Apparently Slater's meltdown began when a passenger reportedly arose from her seat to retrieve a bag from an overhead compartment. Slater asked her to sit down, and when she refused, an argument broke out, leading to the flight attendant getting smacked in the head with a piece of luggage. Bruised but not beaten, Slater picked up the PA system and cursed out the quarrelsome customer as well as her fellow flyers. Slater then made his escape down the inflatable slide, jumped into his conveniently parked car and drove off into urban legend.
any less of a moron. Police picked him up soon after and charged him with reckless endangerment and criminal mischief. And unless he gets his own reality show, we don't know who would hire this idiot.
Let's face it, this is not the kind of job market where one can literally fly off the handle.
Dumb-o-meter score: Buckle up, Snooki. Here comes Slater!
Let's face it, the
Bank of Granite
has been reduced to rubble.
The Granite Falls, N.C.-based lender lost $7.5 million, or 49 cents a share in the second quarter, according to a securities filing on Monday. Unfortunately, that loss was 66% worse than in the second quarter of 2009 when the bank lost $4.5 million, or 29 cents a share. Shares of the company fell on the news from $1.05 to just below a buck.
This isn't the first time traders have rocked the Bank of Granite, which continues to operate under a cease-and-desist order from regulators that requires it to boost capital ratios, reduce risk and improve other operations. A year ago at this time, the stock was trading above $2 a share. Two years ago, it was trading around $7.50. Three years ago, it was trading above $14 a share. Four years ago, it was above $17.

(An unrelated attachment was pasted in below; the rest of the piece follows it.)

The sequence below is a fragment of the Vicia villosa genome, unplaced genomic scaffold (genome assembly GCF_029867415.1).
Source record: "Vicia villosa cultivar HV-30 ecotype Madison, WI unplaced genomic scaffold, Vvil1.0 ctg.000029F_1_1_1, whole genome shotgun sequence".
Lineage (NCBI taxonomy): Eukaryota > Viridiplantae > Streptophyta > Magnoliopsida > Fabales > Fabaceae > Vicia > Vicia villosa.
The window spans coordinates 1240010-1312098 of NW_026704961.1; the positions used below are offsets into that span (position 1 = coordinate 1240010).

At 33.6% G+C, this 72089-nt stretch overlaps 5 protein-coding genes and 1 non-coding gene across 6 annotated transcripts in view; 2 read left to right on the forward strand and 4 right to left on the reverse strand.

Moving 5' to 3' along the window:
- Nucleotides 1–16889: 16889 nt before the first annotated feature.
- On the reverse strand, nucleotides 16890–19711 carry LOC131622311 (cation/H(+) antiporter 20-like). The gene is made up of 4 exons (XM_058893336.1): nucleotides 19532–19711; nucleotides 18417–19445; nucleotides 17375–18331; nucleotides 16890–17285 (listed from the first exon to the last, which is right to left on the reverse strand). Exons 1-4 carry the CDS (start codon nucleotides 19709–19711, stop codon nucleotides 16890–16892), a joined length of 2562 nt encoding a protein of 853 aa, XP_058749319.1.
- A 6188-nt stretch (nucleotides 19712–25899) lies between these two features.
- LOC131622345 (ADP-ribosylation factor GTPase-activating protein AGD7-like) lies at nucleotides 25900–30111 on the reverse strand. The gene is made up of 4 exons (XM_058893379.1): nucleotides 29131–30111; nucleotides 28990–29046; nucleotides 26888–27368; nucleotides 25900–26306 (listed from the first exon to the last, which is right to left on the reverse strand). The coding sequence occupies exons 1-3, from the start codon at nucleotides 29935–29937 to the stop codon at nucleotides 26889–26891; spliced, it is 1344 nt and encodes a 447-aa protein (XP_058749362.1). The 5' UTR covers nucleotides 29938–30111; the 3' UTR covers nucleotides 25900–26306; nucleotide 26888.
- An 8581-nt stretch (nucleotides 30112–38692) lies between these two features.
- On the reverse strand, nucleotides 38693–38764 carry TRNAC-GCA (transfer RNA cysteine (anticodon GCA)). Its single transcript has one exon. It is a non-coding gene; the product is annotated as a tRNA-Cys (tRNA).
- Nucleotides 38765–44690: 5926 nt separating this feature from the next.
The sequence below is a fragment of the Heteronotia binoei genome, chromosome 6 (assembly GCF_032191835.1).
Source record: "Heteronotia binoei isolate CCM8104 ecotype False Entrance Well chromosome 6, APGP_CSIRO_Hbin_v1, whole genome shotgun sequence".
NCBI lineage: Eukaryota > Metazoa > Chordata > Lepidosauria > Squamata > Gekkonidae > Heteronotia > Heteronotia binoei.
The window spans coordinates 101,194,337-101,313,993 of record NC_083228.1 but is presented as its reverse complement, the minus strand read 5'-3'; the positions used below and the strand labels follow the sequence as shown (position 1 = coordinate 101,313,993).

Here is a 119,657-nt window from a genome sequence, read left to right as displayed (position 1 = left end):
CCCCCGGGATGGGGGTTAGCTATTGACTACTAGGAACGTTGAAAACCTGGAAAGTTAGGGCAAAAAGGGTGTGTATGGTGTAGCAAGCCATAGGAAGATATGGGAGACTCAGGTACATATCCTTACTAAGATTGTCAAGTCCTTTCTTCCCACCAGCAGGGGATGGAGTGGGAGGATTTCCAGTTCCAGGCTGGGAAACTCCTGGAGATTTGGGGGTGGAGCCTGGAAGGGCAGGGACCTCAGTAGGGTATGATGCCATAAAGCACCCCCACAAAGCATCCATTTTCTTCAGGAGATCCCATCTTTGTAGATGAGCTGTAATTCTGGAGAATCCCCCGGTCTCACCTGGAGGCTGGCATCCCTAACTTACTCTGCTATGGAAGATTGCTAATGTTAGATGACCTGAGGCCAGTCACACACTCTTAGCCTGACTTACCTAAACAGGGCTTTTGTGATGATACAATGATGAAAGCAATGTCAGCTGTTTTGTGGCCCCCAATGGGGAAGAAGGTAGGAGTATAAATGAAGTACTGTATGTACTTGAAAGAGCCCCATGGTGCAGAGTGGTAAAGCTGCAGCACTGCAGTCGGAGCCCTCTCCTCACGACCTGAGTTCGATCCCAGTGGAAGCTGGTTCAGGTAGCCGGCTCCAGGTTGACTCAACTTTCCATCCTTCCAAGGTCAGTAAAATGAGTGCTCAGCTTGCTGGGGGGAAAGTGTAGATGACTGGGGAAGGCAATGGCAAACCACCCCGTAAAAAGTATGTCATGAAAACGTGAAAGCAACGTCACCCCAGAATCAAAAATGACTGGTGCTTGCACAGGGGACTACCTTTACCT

Yeah, you get the idea. It's been getting stoned for a while.
And deservedly so. The bank is drowning in bad loans, reporting $79 million in nonperforming loans as of June 30, or 8% of all the bank's assets. That's up from $66 million at the end of 2009. The bank's overall capital ratio stood at about 6.3% at the end of the second quarter, even as regulators require banks to maintain 10% ratios to be considered well-capitalized.
The stock briefly blipped up to $2.59 earlier this year when CEO Scott Anderson told investors at a company meeting that the bank had generated interest from prospective buyers. Any buyer of this bank in its current state, however, would have to have rocks in his head.
Dumb-o-meter score: 85 -- Only a government bailout saved Citigroup (C) - Get Report and Bank of America (BAC) - Get Report from being turned to dust. Don't expect the same treatment for pebble-sized banks like this one.